18. Inhaled carbon dioxide can induce fear. Systemically administered bicarbonate (alkaline pH) has been shown to diminish this.
  19. The amygdala in the brain has within it an acid-sensing ion channel (receptor). Reductions in pH in the amygdala can evoke fear behavior, whereas inhibition of the receptor has been shown to have antidepressant-like effects.
  20. Even mild states of dehydration can negatively influence mood and cognition.
  21. Heavy protein load, sodium intake and the relative absence of fruits and vegetables in the diet may be the reason why we ingest too much acid foods.
  22. Microbial diversity in the gut is 'abnormally stable' (inflammatory) in people of Westernized nations compared to rural dwellers and hunter-gatherers in Africa and South America, and compared also to our ancient ancestors. These conclusions were made on the basis of detailed stool analyses.

Please refer to the original article (1) for references to the relevant research papers.

The Problem of Urban Living and the Mismatch Theory

"Living in an urban environment, as well as global shifts associated with urbanicity, the food supply and food industry, climate change, food insecurity, overnutrition and underactivity, and an overall transition from traditional lifestyles have each been linked to increases in depression and other mental disorders. [...] The adjusted odds of experiencing an emotional disorder are 59% higher in urban youths vs. those in rural areas." (1)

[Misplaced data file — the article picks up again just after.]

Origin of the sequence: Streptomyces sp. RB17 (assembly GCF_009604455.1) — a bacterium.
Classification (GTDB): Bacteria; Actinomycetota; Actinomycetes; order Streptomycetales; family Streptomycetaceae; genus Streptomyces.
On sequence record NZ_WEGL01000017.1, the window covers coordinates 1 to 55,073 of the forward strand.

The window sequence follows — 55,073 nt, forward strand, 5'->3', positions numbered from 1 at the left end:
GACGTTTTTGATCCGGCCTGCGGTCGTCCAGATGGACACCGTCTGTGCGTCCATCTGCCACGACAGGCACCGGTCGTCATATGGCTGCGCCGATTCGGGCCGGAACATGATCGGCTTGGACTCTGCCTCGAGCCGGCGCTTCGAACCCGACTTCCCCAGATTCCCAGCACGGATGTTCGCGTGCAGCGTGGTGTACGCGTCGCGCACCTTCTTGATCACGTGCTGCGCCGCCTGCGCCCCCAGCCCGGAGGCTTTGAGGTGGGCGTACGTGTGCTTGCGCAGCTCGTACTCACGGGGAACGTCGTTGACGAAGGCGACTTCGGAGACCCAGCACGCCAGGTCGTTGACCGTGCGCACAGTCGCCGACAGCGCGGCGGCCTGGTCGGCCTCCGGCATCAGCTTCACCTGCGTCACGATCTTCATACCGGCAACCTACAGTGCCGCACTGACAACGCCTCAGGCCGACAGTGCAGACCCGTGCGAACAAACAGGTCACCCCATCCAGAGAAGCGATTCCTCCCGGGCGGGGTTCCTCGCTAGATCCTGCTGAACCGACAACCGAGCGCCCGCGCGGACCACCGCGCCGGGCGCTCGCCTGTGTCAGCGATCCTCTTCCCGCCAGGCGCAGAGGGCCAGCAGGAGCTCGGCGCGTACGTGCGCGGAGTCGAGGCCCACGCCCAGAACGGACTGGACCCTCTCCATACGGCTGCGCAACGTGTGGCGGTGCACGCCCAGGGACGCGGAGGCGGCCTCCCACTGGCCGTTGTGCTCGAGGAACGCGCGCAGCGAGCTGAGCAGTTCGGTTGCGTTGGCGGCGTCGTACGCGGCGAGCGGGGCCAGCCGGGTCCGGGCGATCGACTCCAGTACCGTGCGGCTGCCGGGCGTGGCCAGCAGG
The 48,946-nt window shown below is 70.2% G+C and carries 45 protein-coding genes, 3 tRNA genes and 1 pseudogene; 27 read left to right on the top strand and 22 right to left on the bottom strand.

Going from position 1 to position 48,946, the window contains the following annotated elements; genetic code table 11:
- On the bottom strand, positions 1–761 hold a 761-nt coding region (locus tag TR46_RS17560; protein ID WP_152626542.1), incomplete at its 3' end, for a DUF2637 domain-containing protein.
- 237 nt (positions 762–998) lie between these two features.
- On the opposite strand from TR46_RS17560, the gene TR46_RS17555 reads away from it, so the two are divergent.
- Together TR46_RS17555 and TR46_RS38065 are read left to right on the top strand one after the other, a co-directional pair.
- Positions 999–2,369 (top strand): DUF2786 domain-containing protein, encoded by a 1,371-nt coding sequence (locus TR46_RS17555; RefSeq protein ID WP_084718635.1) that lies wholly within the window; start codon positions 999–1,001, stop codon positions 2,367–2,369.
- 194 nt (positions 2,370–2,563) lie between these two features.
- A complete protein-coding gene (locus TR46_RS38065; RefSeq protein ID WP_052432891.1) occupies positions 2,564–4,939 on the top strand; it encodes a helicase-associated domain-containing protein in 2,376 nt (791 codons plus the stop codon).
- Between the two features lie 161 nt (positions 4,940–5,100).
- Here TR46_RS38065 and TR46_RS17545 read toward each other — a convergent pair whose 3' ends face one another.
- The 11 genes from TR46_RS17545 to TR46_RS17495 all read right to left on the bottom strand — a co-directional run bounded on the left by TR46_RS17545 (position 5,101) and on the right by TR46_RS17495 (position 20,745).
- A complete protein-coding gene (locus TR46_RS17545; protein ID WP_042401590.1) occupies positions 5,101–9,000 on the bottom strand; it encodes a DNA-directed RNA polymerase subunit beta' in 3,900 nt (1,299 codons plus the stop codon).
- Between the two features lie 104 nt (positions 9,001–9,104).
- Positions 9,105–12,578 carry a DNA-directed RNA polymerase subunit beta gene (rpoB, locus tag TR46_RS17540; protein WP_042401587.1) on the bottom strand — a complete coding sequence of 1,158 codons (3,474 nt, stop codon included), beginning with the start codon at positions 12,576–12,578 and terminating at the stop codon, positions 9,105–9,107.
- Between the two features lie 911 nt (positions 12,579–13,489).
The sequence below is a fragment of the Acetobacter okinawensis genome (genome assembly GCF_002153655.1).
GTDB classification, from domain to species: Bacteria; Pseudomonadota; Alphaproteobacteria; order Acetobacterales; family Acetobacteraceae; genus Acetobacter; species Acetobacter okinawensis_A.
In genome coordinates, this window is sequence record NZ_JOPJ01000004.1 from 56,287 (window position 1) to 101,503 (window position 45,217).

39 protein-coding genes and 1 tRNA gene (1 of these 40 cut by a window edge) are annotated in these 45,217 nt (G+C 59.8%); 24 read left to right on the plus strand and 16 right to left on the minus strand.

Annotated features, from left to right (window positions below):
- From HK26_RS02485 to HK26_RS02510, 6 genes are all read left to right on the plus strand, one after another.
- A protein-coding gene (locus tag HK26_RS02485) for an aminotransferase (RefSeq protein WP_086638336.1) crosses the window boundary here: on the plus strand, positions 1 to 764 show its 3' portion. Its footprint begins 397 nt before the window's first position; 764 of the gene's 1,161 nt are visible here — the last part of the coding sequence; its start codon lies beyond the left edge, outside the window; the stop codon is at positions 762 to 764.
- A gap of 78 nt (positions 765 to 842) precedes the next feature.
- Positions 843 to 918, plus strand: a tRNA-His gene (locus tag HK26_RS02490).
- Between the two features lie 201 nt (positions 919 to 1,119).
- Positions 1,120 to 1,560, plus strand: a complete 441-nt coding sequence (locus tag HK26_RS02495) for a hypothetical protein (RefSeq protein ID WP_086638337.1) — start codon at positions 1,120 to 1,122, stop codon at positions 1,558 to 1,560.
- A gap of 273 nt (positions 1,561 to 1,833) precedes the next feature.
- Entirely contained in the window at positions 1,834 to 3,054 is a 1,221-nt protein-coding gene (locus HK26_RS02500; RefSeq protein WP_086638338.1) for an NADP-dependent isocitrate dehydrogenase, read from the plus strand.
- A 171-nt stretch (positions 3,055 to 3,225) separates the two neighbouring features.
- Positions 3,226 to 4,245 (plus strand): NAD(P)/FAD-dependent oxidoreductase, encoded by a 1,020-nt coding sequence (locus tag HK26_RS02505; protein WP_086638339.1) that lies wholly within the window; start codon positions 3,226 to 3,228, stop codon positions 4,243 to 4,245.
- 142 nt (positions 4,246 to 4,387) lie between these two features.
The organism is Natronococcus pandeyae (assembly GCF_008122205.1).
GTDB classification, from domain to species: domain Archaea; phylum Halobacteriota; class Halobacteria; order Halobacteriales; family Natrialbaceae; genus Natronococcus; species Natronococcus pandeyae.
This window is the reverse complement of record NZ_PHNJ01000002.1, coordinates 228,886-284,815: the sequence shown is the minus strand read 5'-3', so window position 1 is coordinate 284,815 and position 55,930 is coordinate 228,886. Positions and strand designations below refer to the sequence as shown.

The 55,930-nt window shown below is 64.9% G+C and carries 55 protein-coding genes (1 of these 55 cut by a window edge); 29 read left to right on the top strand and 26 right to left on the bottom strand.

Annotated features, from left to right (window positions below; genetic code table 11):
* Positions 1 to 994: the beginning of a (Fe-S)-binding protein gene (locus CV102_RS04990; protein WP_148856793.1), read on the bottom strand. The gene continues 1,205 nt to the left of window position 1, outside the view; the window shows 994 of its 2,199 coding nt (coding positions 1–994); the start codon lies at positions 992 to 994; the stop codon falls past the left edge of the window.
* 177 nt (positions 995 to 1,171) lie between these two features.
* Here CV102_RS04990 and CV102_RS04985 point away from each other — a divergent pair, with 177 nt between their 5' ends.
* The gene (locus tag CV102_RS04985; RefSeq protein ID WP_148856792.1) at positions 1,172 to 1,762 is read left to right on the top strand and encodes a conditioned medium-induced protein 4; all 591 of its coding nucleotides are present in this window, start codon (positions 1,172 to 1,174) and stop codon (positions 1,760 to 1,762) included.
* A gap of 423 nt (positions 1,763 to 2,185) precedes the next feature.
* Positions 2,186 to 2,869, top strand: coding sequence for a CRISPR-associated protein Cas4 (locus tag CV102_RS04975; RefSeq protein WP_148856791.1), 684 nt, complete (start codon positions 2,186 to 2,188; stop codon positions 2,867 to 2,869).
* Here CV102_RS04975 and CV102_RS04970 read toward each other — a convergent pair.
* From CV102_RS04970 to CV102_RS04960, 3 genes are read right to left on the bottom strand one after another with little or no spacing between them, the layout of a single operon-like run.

Thus Logan and Jacka state that research findings related to nutrition are connected to some of the most pressing issues of our time. Among the non-communicable diseases (NCDs) mental disorders - major depression and anxiety in particular - have been described as an impending, global epidemic. (1)

"Global urbanization [...] is clearly linked to higher consumption of energy-dense, nutrient-poor foods and beverages. [Research suggests] that it is the highly palatable combination of sugar, fat and sodium that plays a key role in attractiveness of such foods." Logan and Jacka go on to explain how these so-called 'comfort foods' can be used to dampen the stress response of the body temporarily. However, research has shown that after 48-hours such foods have the opposite effect of increasing negative moods.

The idea of the 'Mismatch Theory' is that environmental challenges are colliding with an ancestral past that is still dictating human physiology - in other words: our bodies still function in a way that would make ancestral diets more suitable - than modern diets and lifestyle - for their function. The theory discusses a gap between the physical and mental needs of the human bodies, as determined by millennia of evolution, and the ability of the modern environment to help fulfil those needs.